Review Detail

4.3 12
Inspiring and Outstanding
Overall rating
Writing Style
After reading "The Absolutely True Diary of a Part-Time Indian" by Sherman Alexie, I was left feeling hopeful and satisfied in general. It didn't intrigue me in the beginning, but I had read an excerpt of the book in a writing class and I felt like it'd be interesting to read the rest of it. The content of the book was much more interesting after I read more and more. I loved the theme of hope and tenacity throughout the book and the vibe got stronger and stronger. If I were to be honest, I'd confidently recommend this book to anyone who's interested in reading a nice piece of work.

"The Absolutely True Diary of a Part-Time Indian" by Sherman Alexie was about an Indian kid, named Junior, who lives on a reservation. That reservation is very poor and his family is a bit random, starting with his parents who can be alcoholics at times. His sister was supposedly on the road to being successful, but ends up living in the basement of their house. He goes to a school that doesn't show any hope for any of the student's future. After a meaningful conversation, he comes to the understanding that he needs to go to another school that shows possible hope for a bright future. It sounds great, but the only issue is that he's the only Indian kid in a complete white populated school. He must face the decision of leaving his reservation and becoming "one of them" or following the custom of accomplishing nothing in life. Throughout the book, he has these comics that show you his point of view. Along this insane journey, he meets people that will have changed his life.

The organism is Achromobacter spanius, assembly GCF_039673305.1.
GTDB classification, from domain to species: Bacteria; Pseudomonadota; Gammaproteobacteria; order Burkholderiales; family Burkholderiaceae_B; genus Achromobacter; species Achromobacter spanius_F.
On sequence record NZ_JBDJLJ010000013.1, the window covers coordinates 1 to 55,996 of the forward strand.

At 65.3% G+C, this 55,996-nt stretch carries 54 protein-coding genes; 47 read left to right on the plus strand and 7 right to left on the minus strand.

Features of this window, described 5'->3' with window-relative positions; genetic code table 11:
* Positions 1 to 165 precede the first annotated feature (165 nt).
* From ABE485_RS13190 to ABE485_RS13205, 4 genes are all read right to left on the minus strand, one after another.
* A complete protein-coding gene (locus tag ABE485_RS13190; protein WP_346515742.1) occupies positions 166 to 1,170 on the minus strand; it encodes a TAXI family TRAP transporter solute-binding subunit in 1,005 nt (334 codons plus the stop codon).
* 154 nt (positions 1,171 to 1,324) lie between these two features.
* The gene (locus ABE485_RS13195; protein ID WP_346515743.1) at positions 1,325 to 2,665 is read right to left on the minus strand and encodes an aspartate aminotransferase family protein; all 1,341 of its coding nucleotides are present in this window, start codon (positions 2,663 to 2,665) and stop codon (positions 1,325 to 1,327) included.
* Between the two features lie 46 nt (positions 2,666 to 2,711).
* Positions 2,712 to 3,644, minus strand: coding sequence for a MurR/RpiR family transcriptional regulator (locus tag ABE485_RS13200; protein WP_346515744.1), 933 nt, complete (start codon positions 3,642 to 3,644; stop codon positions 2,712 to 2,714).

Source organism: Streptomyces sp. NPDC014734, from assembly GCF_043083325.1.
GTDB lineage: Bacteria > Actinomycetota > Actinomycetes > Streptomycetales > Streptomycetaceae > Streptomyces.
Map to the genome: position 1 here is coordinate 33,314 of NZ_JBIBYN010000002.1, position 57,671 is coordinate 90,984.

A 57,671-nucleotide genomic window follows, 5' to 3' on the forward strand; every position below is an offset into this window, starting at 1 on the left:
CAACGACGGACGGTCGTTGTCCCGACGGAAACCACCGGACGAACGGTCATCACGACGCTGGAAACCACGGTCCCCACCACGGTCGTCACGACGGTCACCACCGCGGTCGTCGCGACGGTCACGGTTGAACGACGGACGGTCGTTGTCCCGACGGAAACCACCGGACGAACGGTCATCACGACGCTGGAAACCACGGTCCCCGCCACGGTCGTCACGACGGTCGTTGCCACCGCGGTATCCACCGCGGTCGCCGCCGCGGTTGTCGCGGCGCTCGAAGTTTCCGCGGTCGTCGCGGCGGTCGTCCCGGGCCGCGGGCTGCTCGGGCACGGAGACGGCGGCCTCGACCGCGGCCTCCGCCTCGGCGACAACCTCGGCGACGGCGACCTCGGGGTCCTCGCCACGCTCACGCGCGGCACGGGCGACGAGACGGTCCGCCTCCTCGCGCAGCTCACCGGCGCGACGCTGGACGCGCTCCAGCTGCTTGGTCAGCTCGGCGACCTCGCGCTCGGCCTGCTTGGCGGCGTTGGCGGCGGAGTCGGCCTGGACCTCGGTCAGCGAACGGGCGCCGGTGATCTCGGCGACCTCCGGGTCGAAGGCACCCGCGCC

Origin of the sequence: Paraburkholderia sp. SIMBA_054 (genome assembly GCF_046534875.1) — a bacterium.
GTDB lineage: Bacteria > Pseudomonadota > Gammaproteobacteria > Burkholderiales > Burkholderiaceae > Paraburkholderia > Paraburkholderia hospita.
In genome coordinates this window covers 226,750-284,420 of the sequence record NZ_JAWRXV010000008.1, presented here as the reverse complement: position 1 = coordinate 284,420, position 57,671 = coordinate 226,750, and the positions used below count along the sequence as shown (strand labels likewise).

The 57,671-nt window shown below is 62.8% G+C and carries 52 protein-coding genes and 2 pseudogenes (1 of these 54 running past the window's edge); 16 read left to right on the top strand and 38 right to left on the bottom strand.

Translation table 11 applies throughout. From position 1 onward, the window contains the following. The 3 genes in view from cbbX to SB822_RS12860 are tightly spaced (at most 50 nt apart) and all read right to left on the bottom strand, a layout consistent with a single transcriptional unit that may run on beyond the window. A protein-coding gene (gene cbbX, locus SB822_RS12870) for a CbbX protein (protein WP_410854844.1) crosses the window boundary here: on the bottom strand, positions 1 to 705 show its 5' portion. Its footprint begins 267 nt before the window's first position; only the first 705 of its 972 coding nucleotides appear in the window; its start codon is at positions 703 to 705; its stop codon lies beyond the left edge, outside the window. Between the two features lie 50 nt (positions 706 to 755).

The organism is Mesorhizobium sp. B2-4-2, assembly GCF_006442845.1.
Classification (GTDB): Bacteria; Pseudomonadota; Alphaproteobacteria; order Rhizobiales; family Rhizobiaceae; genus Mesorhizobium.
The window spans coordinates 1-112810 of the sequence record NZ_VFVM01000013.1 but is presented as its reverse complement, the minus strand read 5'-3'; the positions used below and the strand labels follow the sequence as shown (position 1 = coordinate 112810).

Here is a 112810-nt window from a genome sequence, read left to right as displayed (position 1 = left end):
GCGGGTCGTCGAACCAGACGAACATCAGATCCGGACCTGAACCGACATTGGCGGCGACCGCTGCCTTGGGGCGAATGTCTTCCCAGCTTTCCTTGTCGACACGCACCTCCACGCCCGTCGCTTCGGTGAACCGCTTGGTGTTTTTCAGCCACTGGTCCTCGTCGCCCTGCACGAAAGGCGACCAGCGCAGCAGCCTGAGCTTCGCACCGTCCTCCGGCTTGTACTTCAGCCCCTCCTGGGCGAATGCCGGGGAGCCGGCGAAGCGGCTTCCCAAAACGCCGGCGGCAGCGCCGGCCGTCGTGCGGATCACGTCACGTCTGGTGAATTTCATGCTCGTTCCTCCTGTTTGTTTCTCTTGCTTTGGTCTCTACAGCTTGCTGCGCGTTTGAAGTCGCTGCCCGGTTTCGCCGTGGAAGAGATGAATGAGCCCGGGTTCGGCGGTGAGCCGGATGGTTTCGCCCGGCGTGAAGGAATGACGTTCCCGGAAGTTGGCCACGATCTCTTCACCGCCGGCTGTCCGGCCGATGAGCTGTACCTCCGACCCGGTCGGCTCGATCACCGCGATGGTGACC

This book was so inspiring in many ways more than one. I loved the humor that developed the hope and with every page, I wanted to read more. It's amazing how this one boy finds the will in himself to leave the customs and find his own path because he knows he can reach his full potential. The beauty in the book lies beneath the sarcasm and story, but in his experiences and what he's fully learned from them. He shows his vulnerability and his desire to succeed in life and not become what everyone wants him to become. I'd recommend this book for ages 12 and up.
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